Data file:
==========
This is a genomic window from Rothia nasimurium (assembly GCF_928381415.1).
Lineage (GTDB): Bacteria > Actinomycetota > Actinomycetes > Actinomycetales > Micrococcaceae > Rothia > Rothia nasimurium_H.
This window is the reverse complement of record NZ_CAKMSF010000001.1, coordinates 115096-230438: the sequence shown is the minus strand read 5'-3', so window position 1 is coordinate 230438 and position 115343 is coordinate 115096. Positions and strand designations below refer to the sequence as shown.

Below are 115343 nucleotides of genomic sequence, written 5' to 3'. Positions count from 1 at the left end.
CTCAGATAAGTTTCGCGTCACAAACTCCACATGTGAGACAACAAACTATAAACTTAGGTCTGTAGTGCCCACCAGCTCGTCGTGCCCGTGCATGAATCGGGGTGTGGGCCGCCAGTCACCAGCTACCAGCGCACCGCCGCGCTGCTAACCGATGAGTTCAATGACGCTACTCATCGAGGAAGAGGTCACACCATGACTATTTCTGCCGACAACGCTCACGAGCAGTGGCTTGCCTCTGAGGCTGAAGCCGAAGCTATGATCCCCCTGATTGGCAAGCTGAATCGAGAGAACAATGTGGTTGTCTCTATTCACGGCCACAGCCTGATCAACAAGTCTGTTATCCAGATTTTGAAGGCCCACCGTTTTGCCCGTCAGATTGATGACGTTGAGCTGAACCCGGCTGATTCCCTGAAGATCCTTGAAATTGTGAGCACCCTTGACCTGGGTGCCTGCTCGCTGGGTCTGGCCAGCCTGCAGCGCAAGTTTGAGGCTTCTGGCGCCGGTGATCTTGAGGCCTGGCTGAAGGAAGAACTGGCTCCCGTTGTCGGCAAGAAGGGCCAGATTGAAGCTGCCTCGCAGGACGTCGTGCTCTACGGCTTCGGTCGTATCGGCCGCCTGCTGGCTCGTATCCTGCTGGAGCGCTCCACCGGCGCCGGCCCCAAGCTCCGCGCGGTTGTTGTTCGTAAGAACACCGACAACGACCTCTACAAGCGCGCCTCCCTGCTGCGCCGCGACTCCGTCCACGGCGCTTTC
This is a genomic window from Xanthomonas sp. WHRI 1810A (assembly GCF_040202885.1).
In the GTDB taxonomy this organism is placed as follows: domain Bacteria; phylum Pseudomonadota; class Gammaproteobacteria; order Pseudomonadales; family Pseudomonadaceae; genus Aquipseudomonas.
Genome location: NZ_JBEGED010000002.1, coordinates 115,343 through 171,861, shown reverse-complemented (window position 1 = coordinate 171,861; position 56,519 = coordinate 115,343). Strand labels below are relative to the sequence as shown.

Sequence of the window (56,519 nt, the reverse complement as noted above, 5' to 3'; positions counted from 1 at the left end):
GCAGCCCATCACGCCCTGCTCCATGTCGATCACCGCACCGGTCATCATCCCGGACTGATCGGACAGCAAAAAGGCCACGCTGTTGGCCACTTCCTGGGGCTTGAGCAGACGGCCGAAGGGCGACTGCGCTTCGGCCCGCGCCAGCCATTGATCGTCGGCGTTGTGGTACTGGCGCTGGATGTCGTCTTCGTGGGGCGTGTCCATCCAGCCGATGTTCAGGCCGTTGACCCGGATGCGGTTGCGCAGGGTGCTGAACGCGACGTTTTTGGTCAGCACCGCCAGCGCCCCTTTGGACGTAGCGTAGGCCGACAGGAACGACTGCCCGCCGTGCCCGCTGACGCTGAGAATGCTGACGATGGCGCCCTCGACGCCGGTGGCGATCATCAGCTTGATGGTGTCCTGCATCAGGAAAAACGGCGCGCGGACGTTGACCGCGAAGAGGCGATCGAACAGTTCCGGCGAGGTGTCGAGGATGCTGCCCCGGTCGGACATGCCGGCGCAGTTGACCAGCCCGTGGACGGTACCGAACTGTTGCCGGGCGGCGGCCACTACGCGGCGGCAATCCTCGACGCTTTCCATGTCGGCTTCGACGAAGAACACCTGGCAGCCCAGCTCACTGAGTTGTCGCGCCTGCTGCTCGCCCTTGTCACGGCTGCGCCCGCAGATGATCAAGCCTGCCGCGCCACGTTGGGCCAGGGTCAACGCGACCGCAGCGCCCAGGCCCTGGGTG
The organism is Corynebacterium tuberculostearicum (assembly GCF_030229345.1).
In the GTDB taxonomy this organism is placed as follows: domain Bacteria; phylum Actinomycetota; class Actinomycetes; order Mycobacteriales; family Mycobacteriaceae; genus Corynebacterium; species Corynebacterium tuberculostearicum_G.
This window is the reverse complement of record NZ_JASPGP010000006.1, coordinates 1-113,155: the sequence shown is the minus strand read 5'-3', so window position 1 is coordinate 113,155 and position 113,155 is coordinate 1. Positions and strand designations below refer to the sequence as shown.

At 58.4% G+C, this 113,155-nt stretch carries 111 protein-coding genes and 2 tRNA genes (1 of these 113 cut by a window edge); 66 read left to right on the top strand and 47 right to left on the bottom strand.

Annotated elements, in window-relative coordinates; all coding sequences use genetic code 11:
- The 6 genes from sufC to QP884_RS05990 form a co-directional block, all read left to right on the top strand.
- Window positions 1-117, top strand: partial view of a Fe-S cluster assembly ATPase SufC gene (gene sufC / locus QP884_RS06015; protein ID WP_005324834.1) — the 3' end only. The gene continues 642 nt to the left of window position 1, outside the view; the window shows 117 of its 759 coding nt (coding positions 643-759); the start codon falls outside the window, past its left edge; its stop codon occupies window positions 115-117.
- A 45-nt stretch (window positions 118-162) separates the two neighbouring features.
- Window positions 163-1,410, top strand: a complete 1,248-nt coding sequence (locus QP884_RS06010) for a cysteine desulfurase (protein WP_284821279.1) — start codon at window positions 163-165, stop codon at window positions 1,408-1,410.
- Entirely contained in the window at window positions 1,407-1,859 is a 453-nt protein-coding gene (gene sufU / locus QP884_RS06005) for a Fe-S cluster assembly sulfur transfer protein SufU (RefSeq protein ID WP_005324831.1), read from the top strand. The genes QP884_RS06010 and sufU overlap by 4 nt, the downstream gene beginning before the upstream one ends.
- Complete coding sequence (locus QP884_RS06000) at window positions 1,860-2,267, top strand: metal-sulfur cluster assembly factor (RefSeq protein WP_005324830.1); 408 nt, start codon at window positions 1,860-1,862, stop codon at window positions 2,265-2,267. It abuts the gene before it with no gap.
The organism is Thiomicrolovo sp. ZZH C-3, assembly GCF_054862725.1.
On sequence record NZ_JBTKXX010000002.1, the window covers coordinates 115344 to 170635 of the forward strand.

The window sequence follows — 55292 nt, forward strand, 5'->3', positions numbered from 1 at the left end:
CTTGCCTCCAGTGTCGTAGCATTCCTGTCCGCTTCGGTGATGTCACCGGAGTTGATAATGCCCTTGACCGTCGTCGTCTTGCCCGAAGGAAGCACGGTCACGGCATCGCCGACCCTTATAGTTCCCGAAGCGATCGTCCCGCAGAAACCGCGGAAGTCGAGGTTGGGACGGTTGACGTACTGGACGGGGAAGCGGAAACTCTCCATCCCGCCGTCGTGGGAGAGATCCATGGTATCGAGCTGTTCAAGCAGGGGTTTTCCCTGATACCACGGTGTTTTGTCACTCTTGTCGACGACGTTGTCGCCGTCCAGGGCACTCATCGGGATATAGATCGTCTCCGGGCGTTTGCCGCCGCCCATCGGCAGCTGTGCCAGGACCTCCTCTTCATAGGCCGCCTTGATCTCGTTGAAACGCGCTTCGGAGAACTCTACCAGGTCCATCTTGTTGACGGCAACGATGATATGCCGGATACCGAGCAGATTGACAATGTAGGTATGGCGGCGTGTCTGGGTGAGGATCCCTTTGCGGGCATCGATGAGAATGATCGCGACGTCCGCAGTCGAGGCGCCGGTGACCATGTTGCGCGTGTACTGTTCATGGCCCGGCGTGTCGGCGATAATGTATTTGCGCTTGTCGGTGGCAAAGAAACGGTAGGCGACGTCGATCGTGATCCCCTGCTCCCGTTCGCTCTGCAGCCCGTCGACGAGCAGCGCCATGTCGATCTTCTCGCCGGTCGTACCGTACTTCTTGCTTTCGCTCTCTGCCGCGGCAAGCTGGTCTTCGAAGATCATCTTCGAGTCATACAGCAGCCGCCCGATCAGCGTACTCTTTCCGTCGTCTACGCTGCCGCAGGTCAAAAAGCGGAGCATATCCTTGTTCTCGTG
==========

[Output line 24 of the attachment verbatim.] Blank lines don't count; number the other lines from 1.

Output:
The window sequence follows — 55292 nt, forward strand, 5'->3', positions numbered from 1 at the left end: